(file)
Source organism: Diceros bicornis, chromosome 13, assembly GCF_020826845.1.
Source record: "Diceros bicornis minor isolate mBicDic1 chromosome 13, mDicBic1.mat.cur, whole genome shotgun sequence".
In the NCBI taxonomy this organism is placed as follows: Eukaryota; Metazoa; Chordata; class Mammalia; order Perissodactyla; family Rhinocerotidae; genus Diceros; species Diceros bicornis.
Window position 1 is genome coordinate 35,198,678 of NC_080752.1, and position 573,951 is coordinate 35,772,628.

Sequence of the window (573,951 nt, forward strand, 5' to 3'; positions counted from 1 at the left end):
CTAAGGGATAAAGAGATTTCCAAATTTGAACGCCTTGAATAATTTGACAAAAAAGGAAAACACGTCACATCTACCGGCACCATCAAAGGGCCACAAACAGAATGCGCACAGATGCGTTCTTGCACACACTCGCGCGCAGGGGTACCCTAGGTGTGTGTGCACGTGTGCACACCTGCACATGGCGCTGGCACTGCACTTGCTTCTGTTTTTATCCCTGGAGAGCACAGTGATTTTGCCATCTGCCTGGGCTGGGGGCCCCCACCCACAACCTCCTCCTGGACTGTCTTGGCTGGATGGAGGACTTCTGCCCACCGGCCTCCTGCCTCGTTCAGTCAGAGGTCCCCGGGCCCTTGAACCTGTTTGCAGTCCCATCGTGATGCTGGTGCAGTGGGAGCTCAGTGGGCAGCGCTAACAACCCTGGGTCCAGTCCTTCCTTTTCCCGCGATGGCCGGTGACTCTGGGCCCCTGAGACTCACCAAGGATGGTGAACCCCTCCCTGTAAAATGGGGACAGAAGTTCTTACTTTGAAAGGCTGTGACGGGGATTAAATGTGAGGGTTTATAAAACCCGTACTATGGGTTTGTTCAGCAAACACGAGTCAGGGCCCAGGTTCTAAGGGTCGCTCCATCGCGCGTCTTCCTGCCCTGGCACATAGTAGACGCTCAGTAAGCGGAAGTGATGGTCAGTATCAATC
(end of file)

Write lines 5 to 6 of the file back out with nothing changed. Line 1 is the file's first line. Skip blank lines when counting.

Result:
Sequence of the window (573,951 nt, forward strand, 5' to 3'; positions counted from 1 at the left end):
CTAAGGGATAAAGAGATTTCCAAATTTGAACGCCTTGAATAATTTGACAAAAAAGGAAAACACGTCACATCTACCGGCACCATCAAAGGGCCACAAACAGAATGCGCACAGATGCGTTCTTGCACACACTCGCGCGCAGGGGTACCCTAGGTGTGTGTGCACGTGTGCACACCTGCACATGGCGCTGGCACTGCACTTGCTTCTGTTTTTATCCCTGGAGAGCACAGTGATTTTGCCATCTGCCTGGGCTGGGGGCCCCCACCCACAACCTCCTCCTGGACTGTCTTGGCTGGATGGAGGACTTCTGCCCACCGGCCTCCTGCCTCGTTCAGTCAGAGGTCCCCGGGCCCTTGAACCTGTTTGCAGTCCCATCGTGATGCTGGTGCAGTGGGAGCTCAGTGGGCAGCGCTAACAACCCTGGGTCCAGTCCTTCCTTTTCCCGCGATGGCCGGTGACTCTGGGCCCCTGAGACTCACCAAGGATGGTGAACCCCTCCCTGTAAAATGGGGACAGAAGTTCTTACTTTGAAAGGCTGTGACGGGGATTAAATGTGAGGGTTTATAAAACCCGTACTATGGGTTTGTTCAGCAAACACGAGTCAGGGCCCAGGTTCTAAGGGTCGCTCCATCGCGCGTCTTCCTGCCCTGGCACATAGTAGACGCTCAGTAAGCGGAAGTGATGGTCAGTATCAATC